In addition to being glossy white, the Nintendo Wii is quite Macintosh friendly from a network perspective. Wii will play nicely with your Mac even at this early juncture in the it’s lifespan, with more (wired and wireless) innovations coming shortly.
Today, there are a few notable applications to get you started playing your iTunes music , watching videos, and showing photos using your Wii and all can be ready in a matter of minutes using your home network.
Get your iTV now, by using your Wii
Here’s a nice and easy way to stream media content off your Mac and onto your Wii. Red Kawa has released the Wii Media Center X server. Red Kawa had this to say…
“Wii Media Center X is a free multimedia server developed by Red Kawa. It allows you to stream certain types of pictures, music, videos and files from your computer (where the server running) to your Nintendo Wii. It runs on most major operating systems including Windows, Mac OS X and Linux.
Videos – Wii Media Center X lets you stream and watch videos in the Flash video format (FLV) on your Wii.
Music – Wii Media Center X lets you playback MP3s on your Wii without the need of an SD card.
Pictures – Red Kawa Media Center lets you view pictures on your Wii without the need of an SD card.
Files – Wii Media Center X lets you browse your files located on your server.”
Red Kawa goes on to offer tutorials on how to create the various types of media that the software uses as well as setting everything up correctly. There are caveats, however, as this software is in Alpha, and there are known issues.
Now that the Wii Opera Browser has finally been released, we were finally able to test Wii Media Center X on the Wii and like a lot of you have mentioned, we’ve also noticed that there are major issues.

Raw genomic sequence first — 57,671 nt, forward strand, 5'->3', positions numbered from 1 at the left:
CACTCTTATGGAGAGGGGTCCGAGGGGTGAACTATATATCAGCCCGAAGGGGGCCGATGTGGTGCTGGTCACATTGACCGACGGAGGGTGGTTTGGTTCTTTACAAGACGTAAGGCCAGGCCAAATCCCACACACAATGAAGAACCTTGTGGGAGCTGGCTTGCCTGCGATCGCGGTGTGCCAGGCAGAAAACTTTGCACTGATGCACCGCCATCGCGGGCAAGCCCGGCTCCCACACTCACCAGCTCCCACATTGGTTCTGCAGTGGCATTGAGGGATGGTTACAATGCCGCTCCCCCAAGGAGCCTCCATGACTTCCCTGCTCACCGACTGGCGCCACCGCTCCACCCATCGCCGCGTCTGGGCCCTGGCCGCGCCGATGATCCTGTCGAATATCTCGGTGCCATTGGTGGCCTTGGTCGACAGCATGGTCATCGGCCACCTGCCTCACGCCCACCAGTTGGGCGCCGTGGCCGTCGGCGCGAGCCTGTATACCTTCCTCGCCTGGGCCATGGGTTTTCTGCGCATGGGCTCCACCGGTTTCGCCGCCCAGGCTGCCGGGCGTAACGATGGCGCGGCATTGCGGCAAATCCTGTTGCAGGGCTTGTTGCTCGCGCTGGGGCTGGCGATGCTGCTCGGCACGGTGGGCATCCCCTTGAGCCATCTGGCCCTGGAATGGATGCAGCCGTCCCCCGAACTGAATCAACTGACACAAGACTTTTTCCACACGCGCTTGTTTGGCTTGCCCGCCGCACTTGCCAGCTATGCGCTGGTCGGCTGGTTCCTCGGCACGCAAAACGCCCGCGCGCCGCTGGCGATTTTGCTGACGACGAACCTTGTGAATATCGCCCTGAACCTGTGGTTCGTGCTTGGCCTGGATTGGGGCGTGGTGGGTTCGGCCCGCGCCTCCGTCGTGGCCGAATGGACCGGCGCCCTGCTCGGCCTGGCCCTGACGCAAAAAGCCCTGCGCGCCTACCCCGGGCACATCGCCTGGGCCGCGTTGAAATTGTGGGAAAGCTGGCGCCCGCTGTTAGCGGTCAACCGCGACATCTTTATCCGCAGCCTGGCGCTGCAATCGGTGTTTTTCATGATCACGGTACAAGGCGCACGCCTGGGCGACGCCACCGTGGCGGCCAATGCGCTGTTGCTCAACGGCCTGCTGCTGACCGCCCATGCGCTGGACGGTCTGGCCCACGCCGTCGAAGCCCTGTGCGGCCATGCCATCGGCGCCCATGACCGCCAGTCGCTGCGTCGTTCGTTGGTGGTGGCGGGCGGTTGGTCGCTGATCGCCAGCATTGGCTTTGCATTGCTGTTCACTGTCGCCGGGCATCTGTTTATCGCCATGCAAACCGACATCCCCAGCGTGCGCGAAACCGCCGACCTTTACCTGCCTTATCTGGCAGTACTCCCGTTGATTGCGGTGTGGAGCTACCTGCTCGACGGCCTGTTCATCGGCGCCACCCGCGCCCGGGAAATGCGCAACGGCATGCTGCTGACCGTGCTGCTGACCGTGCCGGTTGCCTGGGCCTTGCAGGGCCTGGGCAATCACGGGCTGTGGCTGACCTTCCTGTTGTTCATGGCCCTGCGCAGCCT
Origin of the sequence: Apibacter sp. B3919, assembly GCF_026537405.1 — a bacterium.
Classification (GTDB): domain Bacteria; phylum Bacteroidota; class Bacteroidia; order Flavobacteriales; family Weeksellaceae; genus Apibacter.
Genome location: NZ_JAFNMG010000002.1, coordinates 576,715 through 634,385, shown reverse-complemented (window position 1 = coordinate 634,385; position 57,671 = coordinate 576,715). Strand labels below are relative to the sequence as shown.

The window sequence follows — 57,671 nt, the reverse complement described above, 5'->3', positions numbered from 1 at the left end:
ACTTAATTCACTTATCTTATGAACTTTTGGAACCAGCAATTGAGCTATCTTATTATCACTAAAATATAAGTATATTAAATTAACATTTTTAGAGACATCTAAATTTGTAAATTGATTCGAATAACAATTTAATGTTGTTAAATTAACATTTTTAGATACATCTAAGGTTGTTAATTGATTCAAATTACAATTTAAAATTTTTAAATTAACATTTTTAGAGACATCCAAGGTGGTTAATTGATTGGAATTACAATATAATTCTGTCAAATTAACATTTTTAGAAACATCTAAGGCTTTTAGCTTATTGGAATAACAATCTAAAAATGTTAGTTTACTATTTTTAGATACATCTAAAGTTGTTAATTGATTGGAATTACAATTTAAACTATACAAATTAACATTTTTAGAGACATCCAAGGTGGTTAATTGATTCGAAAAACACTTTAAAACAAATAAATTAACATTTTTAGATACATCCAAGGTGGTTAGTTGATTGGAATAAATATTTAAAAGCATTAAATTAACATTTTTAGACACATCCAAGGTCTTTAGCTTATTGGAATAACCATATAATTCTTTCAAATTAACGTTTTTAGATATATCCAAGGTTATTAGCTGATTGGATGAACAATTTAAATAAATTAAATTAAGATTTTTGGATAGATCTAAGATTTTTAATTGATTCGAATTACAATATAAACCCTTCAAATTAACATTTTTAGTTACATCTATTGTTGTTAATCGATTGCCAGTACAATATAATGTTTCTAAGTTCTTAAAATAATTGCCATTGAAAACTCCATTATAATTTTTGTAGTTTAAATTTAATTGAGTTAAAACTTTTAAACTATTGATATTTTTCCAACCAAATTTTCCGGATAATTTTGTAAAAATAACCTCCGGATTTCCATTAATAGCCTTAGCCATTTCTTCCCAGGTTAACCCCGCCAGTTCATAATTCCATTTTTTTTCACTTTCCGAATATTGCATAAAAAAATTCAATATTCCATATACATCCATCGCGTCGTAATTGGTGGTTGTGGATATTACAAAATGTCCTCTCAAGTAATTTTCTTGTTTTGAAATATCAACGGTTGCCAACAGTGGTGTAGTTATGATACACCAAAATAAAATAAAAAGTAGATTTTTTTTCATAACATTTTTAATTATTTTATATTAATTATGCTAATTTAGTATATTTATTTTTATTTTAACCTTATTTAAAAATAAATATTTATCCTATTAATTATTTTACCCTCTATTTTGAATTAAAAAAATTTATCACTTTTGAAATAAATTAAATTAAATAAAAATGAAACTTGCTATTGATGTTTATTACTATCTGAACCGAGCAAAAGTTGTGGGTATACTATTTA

Since the Wii browser only supports Flash 7 and does not support LiveConnect, you will most likely encounter problems using the slideshow or my music features. Also there are reports of choppy video in the My Video’s section.
We wanted to let you know that we are aware of these issues and are working on fixing them. Our plan of attack is to first get the Video section working well and then move onto the other sections.
A WiiPort Express with DOT.TUNES
DOT.TUNES, a flash-based web application that allows you to Stream music across the internet securely with friends, family and clients, now has a web-tutorial showing how using the Wii’s custom Opera Browser can be turned into an iTunes streaming music destination, in a few clicks.
Step 1 – Visit DOT.TUNES and download the Mac or Windows application. It comes with a 15 day full featured version so you can get it up and running before the need to register.
Step 2 – Launch DOT.TUNES, open the preferences and create an admin user/pass to secure your music and access advanced features.
Step 3 – Login to your new music server with the user/pass you created.
Step 4 – Click Admin Controls to view the Advanced functions including the Flash Control Center.
Step 5 – Finally, use the Flash Controls to select which artist, album or playlist you would like to stream, how many tracks to display etc.
The Flash Player will then appear on your Wii Opera browser and you can play all your mp3 files through your telvision audio system.
I’m sure more innovations with media integration and personal computing will follow with the Wii, as the 2 UB 2.0 ports on the back of the player prompt possibility and potential for plugging in an external drive with media on it and using it to play movies, music, or even act as a NAS (network Attached Storage) solution.
If you’ve got yourself a Wii already, be sure to try the above apps and post a comment on the ease/quality of use. I’m still on my own personal Wii hunt, which, with any luck might end this afternoon.